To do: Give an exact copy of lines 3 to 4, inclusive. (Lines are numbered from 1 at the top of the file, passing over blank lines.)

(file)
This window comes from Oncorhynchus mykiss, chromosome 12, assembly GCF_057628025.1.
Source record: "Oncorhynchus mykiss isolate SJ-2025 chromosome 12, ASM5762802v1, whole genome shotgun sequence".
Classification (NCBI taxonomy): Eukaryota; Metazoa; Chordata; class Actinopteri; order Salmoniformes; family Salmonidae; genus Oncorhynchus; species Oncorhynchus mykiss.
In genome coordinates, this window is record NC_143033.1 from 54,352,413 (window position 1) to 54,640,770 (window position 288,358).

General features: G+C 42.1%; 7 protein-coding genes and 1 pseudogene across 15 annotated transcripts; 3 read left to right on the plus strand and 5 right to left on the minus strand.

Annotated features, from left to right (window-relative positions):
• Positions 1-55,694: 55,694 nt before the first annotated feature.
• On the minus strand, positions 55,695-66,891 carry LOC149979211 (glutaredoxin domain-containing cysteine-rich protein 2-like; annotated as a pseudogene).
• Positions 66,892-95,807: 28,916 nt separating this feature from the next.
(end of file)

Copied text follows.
Classification (NCBI taxonomy): Eukaryota; Metazoa; Chordata; class Actinopteri; order Salmoniformes; family Salmonidae; genus Oncorhynchus; species Oncorhynchus mykiss.
In genome coordinates, this window is record NC_143033.1 from 54,352,413 (window position 1) to 54,640,770 (window position 288,358).